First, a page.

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Elder Law

A Different View of the Case of the Destitute Millionaire

Posted Apr 22, 2010 6:00 AM CDT
By Debra Cassens Weiss

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An Arizona Republic columnist has chronicled the case of Marie Long, who was worth $1.3 million when she suffered a stroke and came under protection of a Maricopa County, Ariz., probate court in 2005.

Today the 88-year-old woman is destitute, and columnist Laurie Roberts has pointed the finger of blame at the judge in the case for approving attorney, guardianship and companion care fees that drained the estate.

But a story in Phoenix New Times has a different take on the case, one that suggests a Phoenix lawyer portrayed as a hero in Roberts’ columns for suing guardians and lawyers is himself motivated by the prospect of lucrative fees. The lawyer, Grant Goodman, has filed three such lawsuits, all claiming RICO violations.

According to the Phoenix New Times, “A growing number of probate court observers worry that Grant Goodman is less a white knight than a shark who smells blood in the water—and that he intends to use Maricopa County's most vulnerable for both good publicity and a fat payday.”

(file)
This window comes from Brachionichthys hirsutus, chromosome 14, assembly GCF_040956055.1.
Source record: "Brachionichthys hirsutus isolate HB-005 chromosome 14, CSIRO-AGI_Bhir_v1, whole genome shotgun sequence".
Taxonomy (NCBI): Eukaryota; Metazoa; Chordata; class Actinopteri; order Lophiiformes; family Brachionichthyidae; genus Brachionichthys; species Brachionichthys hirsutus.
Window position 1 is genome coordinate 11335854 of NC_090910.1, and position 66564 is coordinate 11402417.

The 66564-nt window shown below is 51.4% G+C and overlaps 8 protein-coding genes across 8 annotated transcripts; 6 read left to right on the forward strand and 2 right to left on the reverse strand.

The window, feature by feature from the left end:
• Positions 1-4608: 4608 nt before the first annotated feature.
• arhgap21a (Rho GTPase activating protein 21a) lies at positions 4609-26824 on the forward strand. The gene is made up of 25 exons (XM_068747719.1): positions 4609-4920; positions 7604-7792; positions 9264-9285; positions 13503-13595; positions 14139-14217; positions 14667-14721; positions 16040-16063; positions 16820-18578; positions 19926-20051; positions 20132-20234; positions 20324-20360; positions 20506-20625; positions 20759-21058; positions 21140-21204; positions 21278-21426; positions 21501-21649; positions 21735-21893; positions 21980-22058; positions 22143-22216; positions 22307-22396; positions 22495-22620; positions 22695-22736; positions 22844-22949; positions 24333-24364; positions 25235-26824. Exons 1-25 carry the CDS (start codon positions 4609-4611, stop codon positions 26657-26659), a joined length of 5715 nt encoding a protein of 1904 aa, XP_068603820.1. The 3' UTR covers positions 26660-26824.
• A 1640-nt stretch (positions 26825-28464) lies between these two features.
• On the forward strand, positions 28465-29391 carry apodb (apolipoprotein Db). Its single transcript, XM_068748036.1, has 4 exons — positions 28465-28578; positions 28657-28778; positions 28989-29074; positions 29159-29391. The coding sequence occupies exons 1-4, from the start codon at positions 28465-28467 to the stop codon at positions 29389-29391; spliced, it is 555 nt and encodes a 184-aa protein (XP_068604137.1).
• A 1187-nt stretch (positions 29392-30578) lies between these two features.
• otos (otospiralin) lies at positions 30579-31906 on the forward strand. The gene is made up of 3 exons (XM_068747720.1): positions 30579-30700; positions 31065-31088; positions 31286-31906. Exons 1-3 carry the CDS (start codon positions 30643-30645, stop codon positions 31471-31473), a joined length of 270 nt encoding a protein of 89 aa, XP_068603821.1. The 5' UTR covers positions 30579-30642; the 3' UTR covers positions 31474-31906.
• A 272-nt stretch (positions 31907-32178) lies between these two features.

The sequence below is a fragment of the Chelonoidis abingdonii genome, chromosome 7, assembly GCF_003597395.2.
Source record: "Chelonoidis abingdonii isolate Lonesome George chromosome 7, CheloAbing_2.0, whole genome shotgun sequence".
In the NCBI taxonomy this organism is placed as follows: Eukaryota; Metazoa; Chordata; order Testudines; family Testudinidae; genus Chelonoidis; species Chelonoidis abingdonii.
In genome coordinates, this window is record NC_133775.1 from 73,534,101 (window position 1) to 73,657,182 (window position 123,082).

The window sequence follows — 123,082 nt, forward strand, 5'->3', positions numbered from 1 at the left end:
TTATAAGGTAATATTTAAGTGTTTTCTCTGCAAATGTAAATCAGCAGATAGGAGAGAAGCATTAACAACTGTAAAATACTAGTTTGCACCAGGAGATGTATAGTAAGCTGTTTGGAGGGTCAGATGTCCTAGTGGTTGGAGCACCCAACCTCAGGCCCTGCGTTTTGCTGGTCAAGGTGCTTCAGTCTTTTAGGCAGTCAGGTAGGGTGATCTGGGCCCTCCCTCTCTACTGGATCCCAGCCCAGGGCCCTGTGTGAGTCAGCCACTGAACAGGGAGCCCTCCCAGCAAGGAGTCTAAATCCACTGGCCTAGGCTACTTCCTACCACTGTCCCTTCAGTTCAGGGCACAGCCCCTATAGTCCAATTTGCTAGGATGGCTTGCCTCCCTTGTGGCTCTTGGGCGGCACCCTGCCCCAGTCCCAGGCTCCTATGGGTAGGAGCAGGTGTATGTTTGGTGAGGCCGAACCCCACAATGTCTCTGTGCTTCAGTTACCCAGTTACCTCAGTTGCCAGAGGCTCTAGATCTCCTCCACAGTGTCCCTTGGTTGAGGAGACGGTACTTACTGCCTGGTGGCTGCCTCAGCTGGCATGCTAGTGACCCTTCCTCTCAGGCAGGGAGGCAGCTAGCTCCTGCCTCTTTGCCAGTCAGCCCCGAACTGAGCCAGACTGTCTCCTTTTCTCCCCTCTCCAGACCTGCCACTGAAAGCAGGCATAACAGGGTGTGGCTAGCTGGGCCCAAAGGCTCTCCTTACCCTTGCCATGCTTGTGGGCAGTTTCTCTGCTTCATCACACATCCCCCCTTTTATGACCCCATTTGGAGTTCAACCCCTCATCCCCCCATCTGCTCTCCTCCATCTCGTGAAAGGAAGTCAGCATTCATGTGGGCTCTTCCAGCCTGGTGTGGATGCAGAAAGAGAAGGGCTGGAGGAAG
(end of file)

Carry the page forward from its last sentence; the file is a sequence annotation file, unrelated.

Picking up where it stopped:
The story questions Goodman’s $100,000 fee in one of the other RICO cases. Goodman touts his 25 years as a litigation attorney, the article says, without mentioning that he spent seven years running a cement company and another seven years litigating claims over its demise. A bankruptcy court judge recently deemed him a vexatious litigator for the corporate litigation, the story says.

For his part, Goodman likes his reputation as the probate court’s worst nightmare. "I'll be the Antichrist before all this is done," he “cheerfully” told the New Times.

The New Times article says high costs are part of a system that requires a substantial number of checks and balances. “That's the nature of the probate beast, unfortunately,” the story says. The Marie Long case is an illustration.

According to the New Times, Long’s court-appointed conservator had recommended assisted living, but her sisters objected and Long’s niece, who was in charge of her estate, acquiesced. The cost of around-the-clock care for Long in her own home was high—$9,000 a month. But the caregivers quit amid family rancor, and Long’s conservator, the Sun Valley Group, hired its own caregivers. The costs rose to $12,000 a month.

Soon Long’s sisters challenged the niece’s work, and the legal costs began to add up. The system’s checks and balances can require as many as six different advocates, including a conservator, two guardians, their lawyers, and a separate court-appointed counsel, all being paid from the estate, the story says.

“Unfortunately, it's all too easy to see how the little old lady's estate ran out of money,” the story says.

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